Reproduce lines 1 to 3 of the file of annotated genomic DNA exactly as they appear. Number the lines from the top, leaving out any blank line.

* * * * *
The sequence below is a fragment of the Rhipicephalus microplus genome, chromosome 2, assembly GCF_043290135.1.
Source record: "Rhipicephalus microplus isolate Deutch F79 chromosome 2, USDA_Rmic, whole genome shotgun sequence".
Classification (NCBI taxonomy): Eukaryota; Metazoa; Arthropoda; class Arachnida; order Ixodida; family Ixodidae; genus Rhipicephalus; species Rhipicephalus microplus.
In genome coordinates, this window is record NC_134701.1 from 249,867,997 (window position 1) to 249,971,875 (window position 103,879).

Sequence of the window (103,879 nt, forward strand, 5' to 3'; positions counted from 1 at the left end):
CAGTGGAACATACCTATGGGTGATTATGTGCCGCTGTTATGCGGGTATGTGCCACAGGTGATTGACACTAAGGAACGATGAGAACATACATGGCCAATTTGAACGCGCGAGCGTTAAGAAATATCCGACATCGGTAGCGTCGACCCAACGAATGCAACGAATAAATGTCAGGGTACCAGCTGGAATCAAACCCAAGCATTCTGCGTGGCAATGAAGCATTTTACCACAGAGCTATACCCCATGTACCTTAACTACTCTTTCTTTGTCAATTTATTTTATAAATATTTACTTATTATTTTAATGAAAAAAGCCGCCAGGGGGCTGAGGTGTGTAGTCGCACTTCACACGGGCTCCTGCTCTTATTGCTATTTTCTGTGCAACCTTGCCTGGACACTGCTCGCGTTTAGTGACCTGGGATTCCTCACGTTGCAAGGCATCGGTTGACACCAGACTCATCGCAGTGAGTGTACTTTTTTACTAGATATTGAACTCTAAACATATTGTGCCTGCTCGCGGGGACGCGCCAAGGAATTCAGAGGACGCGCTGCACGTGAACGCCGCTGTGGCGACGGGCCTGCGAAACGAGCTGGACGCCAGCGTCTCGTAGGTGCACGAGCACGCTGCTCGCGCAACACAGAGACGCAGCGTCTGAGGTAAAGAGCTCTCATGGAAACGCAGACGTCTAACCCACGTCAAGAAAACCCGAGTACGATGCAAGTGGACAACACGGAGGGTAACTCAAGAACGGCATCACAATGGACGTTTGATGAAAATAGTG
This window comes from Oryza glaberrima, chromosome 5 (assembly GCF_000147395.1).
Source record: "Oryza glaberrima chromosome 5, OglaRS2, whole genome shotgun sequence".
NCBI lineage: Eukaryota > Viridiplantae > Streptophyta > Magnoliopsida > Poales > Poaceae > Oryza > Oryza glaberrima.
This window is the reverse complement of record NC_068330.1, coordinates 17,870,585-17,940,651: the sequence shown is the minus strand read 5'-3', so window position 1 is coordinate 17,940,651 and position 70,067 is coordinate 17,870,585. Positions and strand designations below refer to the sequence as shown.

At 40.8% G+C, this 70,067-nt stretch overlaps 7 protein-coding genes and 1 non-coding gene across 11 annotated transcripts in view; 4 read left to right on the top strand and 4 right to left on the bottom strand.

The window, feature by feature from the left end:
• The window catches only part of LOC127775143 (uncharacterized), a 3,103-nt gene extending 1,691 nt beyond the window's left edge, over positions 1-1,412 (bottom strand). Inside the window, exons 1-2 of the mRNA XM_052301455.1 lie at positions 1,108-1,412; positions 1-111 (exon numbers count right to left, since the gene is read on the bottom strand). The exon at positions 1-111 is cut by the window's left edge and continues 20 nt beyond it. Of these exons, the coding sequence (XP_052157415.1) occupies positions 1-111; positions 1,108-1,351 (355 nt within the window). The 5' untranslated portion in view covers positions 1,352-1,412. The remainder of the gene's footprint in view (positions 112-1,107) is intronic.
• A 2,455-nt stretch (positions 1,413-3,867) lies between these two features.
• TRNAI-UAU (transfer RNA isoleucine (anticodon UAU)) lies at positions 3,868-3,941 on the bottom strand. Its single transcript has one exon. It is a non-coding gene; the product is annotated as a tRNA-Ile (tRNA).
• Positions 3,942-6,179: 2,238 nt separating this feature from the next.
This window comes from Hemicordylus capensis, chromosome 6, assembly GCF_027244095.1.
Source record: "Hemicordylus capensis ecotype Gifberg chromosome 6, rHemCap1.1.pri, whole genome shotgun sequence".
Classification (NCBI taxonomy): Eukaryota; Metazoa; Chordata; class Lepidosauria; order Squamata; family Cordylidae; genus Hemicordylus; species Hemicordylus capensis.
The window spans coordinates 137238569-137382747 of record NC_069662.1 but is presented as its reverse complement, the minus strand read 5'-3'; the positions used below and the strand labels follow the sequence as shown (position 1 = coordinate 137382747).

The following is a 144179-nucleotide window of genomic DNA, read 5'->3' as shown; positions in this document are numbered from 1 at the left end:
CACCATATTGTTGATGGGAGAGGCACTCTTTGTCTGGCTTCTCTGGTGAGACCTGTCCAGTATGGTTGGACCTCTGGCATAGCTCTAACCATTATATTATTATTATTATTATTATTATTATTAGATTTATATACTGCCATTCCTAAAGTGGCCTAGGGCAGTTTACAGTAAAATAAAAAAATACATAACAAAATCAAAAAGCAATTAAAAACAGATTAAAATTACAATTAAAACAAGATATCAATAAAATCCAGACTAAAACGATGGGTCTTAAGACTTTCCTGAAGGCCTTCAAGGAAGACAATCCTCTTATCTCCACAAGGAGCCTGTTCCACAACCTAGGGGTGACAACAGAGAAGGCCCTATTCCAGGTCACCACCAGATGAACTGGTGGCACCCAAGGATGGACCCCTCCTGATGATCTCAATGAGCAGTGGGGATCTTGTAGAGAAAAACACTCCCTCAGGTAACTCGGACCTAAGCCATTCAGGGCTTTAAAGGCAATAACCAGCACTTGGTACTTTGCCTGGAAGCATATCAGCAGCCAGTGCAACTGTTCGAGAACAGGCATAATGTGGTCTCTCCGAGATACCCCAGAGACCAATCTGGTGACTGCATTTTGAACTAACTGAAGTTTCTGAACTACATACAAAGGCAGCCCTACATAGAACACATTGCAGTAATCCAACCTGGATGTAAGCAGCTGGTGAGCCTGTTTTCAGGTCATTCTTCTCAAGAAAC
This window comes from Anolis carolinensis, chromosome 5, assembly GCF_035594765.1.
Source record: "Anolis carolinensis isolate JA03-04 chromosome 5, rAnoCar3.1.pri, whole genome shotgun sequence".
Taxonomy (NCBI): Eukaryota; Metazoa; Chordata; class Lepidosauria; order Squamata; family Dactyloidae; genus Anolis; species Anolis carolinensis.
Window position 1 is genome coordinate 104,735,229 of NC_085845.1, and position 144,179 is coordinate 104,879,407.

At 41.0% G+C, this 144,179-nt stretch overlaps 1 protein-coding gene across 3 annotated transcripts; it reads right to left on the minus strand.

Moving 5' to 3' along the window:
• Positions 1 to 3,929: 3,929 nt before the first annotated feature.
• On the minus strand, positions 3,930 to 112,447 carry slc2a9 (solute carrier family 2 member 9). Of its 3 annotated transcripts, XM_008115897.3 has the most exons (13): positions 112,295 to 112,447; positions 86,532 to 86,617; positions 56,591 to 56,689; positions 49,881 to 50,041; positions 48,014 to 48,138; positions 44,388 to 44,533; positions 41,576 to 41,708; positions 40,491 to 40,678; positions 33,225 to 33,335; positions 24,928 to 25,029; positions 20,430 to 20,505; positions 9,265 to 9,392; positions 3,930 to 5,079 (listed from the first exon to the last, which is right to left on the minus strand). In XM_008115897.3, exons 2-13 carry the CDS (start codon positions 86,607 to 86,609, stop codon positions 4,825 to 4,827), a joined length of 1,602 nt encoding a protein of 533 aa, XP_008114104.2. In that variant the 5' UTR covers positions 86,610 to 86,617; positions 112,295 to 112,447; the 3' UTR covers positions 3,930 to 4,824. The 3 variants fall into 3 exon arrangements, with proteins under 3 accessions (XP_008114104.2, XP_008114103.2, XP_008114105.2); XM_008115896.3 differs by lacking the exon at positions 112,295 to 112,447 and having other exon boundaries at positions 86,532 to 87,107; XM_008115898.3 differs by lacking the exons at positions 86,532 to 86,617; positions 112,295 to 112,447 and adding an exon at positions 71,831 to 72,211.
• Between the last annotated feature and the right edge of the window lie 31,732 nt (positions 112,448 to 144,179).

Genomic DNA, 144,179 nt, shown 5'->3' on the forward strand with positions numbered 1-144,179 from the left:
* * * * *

The sequence below is a fragment of the Rhipicephalus microplus genome, chromosome 2, assembly GCF_043290135.1.
Source record: "Rhipicephalus microplus isolate Deutch F79 chromosome 2, USDA_Rmic, whole genome shotgun sequence".
Classification (NCBI taxonomy): Eukaryota; Metazoa; Arthropoda; class Arachnida; order Ixodida; family Ixodidae; genus Rhipicephalus; species Rhipicephalus microplus.